The Republican National Convention left people on both sides of the political fence wanting to know more about Mitt Romney’s plans for this country. He introduced his five-part plan but never went into full detail about any of his preliminary plans.
The first part of his plan, as said during his acceptance speech, is for North America to be “energy independent by taking full advantage of our oil, coal and gas and nuclear and renewables” by 2020. It is a sweeping declaration but the details on this plan were replaced by jabs at the president and strange laughter after Romney made a joke about Obama’s promise to “slow the rise of the oceans and to heal the planet,” as if the thought of climate change was something pulled from a 1950 science fiction film.
Truth is, the oceans are rising and climate change is an issue that is cause for concern, not laughter.
While it’s not solely a problem for the U.S., it is a global issue, which if made president, Romney should lead the charge against climate change and research into renewable energy, not leave it up to someone else to figure out.
Then again Romney’s energy plan, revealed last month, focuses on the mining, drilling and burning of fossil fuels that are here in the U.S.
Romney’s energy plan—or as Jeff Goodell of Rolling Stone puts it, “It’s a suicide note”—raises concern as well. He wants to be energy independent in roughly seven years but no president in the last 38 years has been able to achieve that goal, Romney isn’t leaving any of his eggs outside the basket here.
To achieve such independence Romney would, for lack of a better phrase, drill baby drill. He would give the power to the individual states as to whether they would allow drilling in public lands, like the Arctic National Wildlife Refuge, and push for more offshore drilling around Virginia and the Carolinas. The plan would also use the Keystone Pipeline, which would take oil from tar sands in Canada and transport it down to the Gulf of Mexico to be refined.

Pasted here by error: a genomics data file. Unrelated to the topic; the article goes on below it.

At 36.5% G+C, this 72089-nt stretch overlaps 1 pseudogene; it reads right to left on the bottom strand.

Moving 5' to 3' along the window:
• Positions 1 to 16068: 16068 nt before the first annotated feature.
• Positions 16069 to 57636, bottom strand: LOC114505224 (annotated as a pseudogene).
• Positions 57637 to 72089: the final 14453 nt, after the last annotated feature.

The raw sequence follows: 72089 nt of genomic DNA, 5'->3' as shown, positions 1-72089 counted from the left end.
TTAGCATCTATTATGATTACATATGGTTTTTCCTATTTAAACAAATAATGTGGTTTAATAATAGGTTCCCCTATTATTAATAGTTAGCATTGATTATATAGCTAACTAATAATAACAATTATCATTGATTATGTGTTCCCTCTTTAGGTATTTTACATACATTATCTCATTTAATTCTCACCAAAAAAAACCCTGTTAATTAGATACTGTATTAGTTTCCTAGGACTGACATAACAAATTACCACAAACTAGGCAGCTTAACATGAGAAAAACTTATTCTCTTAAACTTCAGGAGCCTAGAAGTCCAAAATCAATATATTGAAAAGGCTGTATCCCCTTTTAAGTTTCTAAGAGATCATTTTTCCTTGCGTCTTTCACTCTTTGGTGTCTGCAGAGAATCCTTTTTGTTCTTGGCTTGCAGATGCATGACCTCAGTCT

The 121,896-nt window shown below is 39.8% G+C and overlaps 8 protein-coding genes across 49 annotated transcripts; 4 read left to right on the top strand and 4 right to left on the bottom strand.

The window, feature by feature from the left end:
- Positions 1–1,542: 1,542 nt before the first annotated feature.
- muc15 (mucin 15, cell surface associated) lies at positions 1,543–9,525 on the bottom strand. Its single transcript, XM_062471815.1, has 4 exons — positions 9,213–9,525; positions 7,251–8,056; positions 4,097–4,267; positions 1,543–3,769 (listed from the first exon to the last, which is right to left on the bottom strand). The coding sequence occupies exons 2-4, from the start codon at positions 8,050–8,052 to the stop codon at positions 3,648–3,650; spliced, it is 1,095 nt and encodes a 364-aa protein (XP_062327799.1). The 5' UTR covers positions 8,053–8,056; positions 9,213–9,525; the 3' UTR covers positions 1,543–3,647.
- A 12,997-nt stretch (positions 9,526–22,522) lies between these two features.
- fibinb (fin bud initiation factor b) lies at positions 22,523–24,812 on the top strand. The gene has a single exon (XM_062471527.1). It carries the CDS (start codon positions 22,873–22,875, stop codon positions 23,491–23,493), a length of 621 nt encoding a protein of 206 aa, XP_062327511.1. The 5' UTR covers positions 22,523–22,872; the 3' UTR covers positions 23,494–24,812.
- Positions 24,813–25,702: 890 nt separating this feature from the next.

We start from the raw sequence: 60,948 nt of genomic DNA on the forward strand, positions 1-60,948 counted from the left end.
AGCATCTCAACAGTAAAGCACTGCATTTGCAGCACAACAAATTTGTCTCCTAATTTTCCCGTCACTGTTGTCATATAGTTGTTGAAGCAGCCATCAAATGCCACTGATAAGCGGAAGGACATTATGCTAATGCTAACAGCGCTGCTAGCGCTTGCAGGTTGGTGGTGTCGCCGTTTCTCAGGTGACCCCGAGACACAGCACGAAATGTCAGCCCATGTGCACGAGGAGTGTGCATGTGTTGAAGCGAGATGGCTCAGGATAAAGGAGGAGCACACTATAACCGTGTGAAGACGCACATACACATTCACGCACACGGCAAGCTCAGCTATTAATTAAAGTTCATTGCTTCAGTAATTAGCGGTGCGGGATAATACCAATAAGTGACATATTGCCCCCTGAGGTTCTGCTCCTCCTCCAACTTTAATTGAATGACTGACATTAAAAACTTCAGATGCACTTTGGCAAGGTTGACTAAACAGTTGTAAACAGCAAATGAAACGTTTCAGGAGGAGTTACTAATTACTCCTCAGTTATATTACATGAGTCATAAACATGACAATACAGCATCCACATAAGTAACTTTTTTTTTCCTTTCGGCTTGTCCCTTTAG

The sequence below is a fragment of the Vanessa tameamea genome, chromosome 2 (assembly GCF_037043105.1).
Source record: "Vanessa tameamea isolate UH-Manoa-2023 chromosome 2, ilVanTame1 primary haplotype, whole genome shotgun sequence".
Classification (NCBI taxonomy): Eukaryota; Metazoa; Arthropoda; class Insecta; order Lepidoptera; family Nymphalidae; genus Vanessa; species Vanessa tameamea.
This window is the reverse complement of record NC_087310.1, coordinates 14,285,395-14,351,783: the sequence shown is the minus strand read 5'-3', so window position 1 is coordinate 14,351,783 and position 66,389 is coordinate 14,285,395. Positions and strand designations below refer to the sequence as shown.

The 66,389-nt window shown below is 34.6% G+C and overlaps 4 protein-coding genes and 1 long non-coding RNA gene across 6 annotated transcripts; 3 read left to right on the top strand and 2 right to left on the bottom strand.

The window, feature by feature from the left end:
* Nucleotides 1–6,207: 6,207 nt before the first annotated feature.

This plan could hurt the environment a great deal, however with techniques like fracking and the possibility of more oil spills with more offshore drilling. Hydraulic fracturing, fracking, is a way of drilling for natural gas that involves injecting fluid (full of chemicals) into the ground to break up shale rock in order to reach the gas, as defined by www.dangersoffracking.com. But despite the risks, Romney’s plan boasts the making of 3 million jobs, increasing the Gross Domestic Product by $500 million and adding $1 trillion to federal, state and local governments in revenue.
A scary fact is that the plan laid out by the Republican candidate doesn’t mention climate change. With his dependence on fossil fuels, the plan could be “a blueprint for polluting the planet and speeding up climate change,” says Goodell.
Drilling and mining for resources that are right here in the U.S. is a good idea, I will give Romney that, but at the same time the focus should be on what the generations after us will deal with.
After burning all of the fossil fuels we have, there won’t be much of a climate left in, say, 100 years. Romney should be focused on trying to advance what has been done with wind and solar energy — not do what George Bush did and revert back to the old ways.